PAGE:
Friday, January 12, 2007

NCLB






NCLB doesn't really mean No Child Left Behind. It actually means something much more sinister. No Consumer Left Behind!






Our economists argue that human capital is the critical driver of our country's economic development. And our experts agree that some of our citizens are far better positioned than others when it comes to adapting to the business world. Some of us are more capable of recognizing the importance that our educational system plays in the country's economical future it seems. According to our experts there are only eighteen states whose department of education has adopted a distinct definition of workforce readiness.

The Conference Board, a business-education research group, took a survey of 431 human resource officials last year. The group found that seven out of ten employers deemed the professionalism and work ethics of high school graduates deficient. And according to these human resource professionals, eight out of ten high school graduates lack critical thinking, problem solving skills, and written communication skills which the corporate workforce will require in the near future. The Conference Board states how our educational system is critical to workforce preparedness around the world and to advancing the international marketplace.
“Greater communication and collaboration between the business sector and educators is critical to ensure that young people are prepared to enter the workplace of the 21st century,” says Richard E. Cavanagh, the president and chief executive officer of the Conference Board.

I'm not making all this up! It comes straight from the Education Week website. Even the National Education Association concentrates on adapting our country's youth to workplace issues and responsibilities. And the NEA works hand in hand with the EEOC in order to teach our children how to be responsible employees! America's business executives are telling the people what they want from our children. They set the standards that our children need for their workplace! There is no room for thinkers in a consumer society...only producers!

There is an article in Education Week by the president, Charles Kolb, of the Committee for Economic Development. The CED is a business-led public-policy organization founded in 1942 and based in Washington. In his article Kolb begins with reference to an issue of "Financial Times" and quotes a particular paragraph from the Times' article.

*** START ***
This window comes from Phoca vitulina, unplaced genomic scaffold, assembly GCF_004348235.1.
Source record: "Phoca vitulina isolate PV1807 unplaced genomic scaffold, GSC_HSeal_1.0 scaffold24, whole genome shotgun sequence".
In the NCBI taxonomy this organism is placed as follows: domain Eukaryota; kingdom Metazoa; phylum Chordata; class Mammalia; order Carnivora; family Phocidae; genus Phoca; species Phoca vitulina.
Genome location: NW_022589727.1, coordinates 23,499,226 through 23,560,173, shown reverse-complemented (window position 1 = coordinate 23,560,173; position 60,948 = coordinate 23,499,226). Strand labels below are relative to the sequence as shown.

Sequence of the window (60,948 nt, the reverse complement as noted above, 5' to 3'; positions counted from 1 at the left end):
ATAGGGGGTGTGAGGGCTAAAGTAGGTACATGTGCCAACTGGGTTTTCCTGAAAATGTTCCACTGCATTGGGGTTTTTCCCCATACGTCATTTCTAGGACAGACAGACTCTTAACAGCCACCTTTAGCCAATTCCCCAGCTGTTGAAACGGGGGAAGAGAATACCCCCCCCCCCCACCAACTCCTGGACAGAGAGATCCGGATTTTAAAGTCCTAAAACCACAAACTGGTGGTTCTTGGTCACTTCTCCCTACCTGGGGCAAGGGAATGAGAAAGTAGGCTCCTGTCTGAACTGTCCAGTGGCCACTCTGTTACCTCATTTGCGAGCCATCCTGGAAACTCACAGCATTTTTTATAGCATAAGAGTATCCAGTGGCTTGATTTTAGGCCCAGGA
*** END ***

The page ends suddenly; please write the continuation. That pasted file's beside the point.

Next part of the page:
“Young U.S. Business Recruits Lack ‘Basic Skills’ in English.” The article reported results from a survey of more than 430 business leaders, conducted by the Conference Board and the Society for Human Resource Management, that reflected a concern that our country might be “losing its competitive edge to economies such as India and China.”

Last year the Organisation for Economic Co-operation and Development produced a report on children's education throughout the world.
It is not only parents who obsess about their children’s education. Politicians, policymakers and business leaders are just as good at working themselves into a sweat over whether young people are being taught properly and are obtaining the skills national economies require.

You see, it's all about managing business' human resources...their human capital. By completely commodifying our youth and the parents as well, they have transformed our education system into a farming operation. An operation where growing and cultivating our youth for the benefit of the corporate sector of our society is the primary concern of our educational system. Our children don't need to learn to think, they need to learn to produce in the business world of consumerism. Thinkers create problems! Thinkers rebel against injustices! Kolb goes on to talk about human capital.
If our goal is to enhance the country’s human-capital development, we need to think about the expenditure of every education dollar as a dollar invested, not a dollar wasted...Without improvements in education, demographic changes will make it difficult to cultivate the skilled workforce needed.

So, it's all about investment! Education is merely an integral part of the business world! Perhaps it's just me, but all of this seems to contaminate our educational system. Our current system doesn't need reforming; it needs to be torn completely down and rebuilt! We should be concentrating all our efforts on developing independent thinkers, not cultivating our children into human capital for the corporate world. Is it so hard to see what we have allowed them to do to our country? As citizens, is this corporate commodification what we should be supporting? Should we be offering our children as sacrifices to the corporate economical volcano?

The No Child Left Behind Act is a farce. Or rather, it's a corporate agenda cloaked in corporate platitudes. The frosting of the NCLB seems sweet, but once we get past the frosting, the cake is hard to swallow and it's easy to find ourselves choking on it's dryness. And the LEAs, Local Educational Agencies, are forced through the passing of the NCLB to allow military recruiters access to our secondary school students. Now isn't that interesting?

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